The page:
2. Prototypical Examples of Sustained Response. The curve with the circles is a Sustained response of Hyperoxemia, with an Initial response of Normoxemia. The curve with the diamonds is a Sustained response of Normoxemia, with an Initial response of Normoxemia. The curve with the squares is a Sustained response of Low-oxemia, with an Initial response of Low-oxemia. The first and third both spend part of the time, but less than half, in Normoxemia.

It should also be noted that more than one episode with SpO2<80% could occur in one prolonged episode with SpO2 <86%, and that some of the hypoxemic responses might not fit into the Sustained definition, in that they did not spend at least 60 seconds in any one of the 4 oxemia ranges.

Data were analyzed using XLSTAT v19.02 (Addinsoft, Paris, France). Chi2 was used to evaluate the differences in the overall response to episodes of potential hypoxemia, and z-test to evaluate differences in the specific categories of oxemia. A p<0.05 was considered to be statistically significant.

Results

We identified nearly 10,000 potential hypoxemic episodes during the 113 days of the study. Of these we were able to categorize the response in nearly all (>95%). Thus we evaluated the response to 7,667 low-oxemic episodes (HE<86%) and 1,819 hypoxemic episodes (HE<80%). The median (IQR) of the rate of HE<86% was 1.82/hour (1.13–2.76) and for HE<80%, 0.29/hour (0.16–0.45). The median inspired oxygen of the infants varied among the days (range FiO2: 22.4–53.2%). The SpO2 was well maintained (daily median, range 90.4–95.5% SpO2), with 95% of the time spent in normoxemia.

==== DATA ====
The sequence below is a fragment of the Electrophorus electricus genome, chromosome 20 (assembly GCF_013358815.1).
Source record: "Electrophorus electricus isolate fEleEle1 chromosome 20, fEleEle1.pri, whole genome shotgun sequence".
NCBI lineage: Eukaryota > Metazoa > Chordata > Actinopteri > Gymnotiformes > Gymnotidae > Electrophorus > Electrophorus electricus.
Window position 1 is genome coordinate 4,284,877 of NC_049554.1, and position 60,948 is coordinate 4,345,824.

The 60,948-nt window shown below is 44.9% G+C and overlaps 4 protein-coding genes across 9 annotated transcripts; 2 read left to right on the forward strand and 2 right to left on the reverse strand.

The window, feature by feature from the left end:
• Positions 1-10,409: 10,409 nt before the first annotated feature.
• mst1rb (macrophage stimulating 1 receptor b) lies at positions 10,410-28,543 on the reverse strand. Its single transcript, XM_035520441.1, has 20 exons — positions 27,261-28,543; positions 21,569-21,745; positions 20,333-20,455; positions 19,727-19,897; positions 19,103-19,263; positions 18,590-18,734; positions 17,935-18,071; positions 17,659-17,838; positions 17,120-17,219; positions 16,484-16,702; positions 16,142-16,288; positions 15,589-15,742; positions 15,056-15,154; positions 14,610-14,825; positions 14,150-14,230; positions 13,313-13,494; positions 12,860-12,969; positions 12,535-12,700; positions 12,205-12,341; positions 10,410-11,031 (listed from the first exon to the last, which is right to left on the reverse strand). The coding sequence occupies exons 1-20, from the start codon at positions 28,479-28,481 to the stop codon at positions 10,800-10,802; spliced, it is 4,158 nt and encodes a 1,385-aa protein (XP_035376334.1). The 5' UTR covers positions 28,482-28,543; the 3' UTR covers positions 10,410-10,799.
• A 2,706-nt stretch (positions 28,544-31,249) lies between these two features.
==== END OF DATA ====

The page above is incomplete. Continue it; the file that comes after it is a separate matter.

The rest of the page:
The Initial and Sustained response to HE<86% and HE<80% are shown in Tables 2 and 3 respectively. In both cases the Initial response is clearly different than the Sustained response (p<0.001). As seen in Table 2 the initial response to episodes of HE<86% is almost entirely Normoxemia (86–96% SpO2). In the two minutes of continued response most (86% of episodes) remain normoxemic with some moving higher and some lower. As seen in Table 3 the response to HE<80% is similar. That is, the Initial response to episodes is primarily (84% of episodes) 80–85% SpO2, with some (15%) also initially in normoxemia. In the two minutes of continued response to HE<80% most (58% of episodes) became normoxemic with some moving to higher and some to lower levels of SpO2.